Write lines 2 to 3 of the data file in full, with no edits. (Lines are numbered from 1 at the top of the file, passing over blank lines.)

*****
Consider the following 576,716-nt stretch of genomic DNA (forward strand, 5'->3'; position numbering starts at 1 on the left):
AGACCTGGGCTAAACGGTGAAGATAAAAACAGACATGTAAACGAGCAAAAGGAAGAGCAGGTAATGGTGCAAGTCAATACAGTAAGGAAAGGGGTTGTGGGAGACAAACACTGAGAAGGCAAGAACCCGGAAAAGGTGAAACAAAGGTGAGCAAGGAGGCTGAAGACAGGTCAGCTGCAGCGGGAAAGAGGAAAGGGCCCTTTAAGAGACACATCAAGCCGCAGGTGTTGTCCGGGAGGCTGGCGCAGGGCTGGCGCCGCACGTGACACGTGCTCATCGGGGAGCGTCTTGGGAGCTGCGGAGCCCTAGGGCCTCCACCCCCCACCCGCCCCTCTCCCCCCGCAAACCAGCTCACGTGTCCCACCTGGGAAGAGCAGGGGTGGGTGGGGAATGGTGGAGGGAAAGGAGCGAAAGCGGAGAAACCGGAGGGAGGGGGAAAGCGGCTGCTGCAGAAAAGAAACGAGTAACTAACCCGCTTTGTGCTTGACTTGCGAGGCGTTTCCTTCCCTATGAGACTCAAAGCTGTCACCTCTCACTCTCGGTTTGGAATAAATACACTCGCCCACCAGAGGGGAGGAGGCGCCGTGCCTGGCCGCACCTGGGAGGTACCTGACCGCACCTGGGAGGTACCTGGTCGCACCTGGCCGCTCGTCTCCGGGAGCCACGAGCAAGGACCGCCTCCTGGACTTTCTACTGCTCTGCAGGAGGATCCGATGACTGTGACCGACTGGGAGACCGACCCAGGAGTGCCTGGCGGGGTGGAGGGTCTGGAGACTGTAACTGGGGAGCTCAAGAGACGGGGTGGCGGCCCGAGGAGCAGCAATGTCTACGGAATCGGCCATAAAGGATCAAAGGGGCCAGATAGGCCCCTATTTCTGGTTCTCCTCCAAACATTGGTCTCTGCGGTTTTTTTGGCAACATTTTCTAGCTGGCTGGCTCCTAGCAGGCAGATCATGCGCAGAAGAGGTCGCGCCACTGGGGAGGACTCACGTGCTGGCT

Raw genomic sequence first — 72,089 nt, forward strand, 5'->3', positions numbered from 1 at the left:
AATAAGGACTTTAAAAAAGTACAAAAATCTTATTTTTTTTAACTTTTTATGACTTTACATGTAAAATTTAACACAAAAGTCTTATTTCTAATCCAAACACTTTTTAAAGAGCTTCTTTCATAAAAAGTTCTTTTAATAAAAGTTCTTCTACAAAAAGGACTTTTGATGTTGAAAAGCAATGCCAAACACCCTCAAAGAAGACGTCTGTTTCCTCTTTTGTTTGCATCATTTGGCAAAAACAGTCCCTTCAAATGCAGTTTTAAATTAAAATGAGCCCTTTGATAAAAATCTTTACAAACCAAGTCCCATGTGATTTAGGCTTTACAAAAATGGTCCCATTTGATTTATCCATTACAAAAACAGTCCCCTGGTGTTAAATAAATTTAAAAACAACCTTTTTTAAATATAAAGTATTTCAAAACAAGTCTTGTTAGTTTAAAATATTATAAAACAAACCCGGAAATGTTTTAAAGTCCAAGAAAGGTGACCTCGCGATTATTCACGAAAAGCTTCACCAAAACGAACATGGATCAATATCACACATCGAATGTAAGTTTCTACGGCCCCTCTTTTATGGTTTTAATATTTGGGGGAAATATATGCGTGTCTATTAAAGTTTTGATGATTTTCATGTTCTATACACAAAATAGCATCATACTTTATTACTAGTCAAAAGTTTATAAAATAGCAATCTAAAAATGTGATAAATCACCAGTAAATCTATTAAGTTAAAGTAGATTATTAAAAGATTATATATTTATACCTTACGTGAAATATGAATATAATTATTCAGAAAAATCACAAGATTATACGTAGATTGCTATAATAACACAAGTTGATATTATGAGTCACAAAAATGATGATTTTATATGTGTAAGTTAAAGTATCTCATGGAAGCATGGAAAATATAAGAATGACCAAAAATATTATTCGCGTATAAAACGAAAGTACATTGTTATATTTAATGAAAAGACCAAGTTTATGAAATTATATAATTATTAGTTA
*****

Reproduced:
AGACCTGGGCTAAACGGTGAAGATAAAAACAGACATGTAAACGAGCAAAAGGAAGAGCAGGTAATGGTGCAAGTCAATACAGTAAGGAAAGGGGTTGTGGGAGACAAACACTGAGAAGGCAAGAACCCGGAAAAGGTGAAACAAAGGTGAGCAAGGAGGCTGAAGACAGGTCAGCTGCAGCGGGAAAGAGGAAAGGGCCCTTTAAGAGACACATCAAGCCGCAGGTGTTGTCCGGGAGGCTGGCGCAGGGCTGGCGCCGCACGTGACACGTGCTCATCGGGGAGCGTCTTGGGAGCTGCGGAGCCCTAGGGCCTCCACCCCCCACCCGCCCCTCTCCCCCCGCAAACCAGCTCACGTGTCCCACCTGGGAAGAGCAGGGGTGGGTGGGGAATGGTGGAGGGAAAGGAGCGAAAGCGGAGAAACCGGAGGGAGGGGGAAAGCGGCTGCTGCAGAAAAGAAACGAGTAACTAACCCGCTTTGTGCTTGACTTGCGAGGCGTTTCCTTCCCTATGAGACTCAAAGCTGTCACCTCTCACTCTCGGTTTGGAATAAATACACTCGCCCACCAGAGGGGAGGAGGCGCCGTGCCTGGCCGCACCTGGGAGGTACCTGACCGCACCTGGGAGGTACCTGGTCGCACCTGGCCGCTCGTCTCCGGGAGCCACGAGCAAGGACCGCCTCCTGGACTTTCTACTGCTCTGCAGGAGGATCCGATGACTGTGACCGACTGGGAGACCGACCCAGGAGTGCCTGGCGGGGTGGAGGGTCTGGAGACTGTAACTGGGGAGCTCAAGAGACGGGGTGGCGGCCCGAGGAGCAGCAATGTCTACGGAATCGGCCATAAAGGATCAAAGGGGCCAGATAGGCCCCTATTTCTGGTTCTCCTCCAAACATTGGTCTCTGCGGTTTTTTTGGCAACATTTTCTAGCTGGCTGGCTCCTAGCAGGCAGATCATGCGCAGAAGAGGTCGCGCCACTGGGGAGGACTCACGTGCTGGCT

Raw genomic sequence first — 72,089 nt, forward strand, 5'->3', positions numbered from 1 at the left: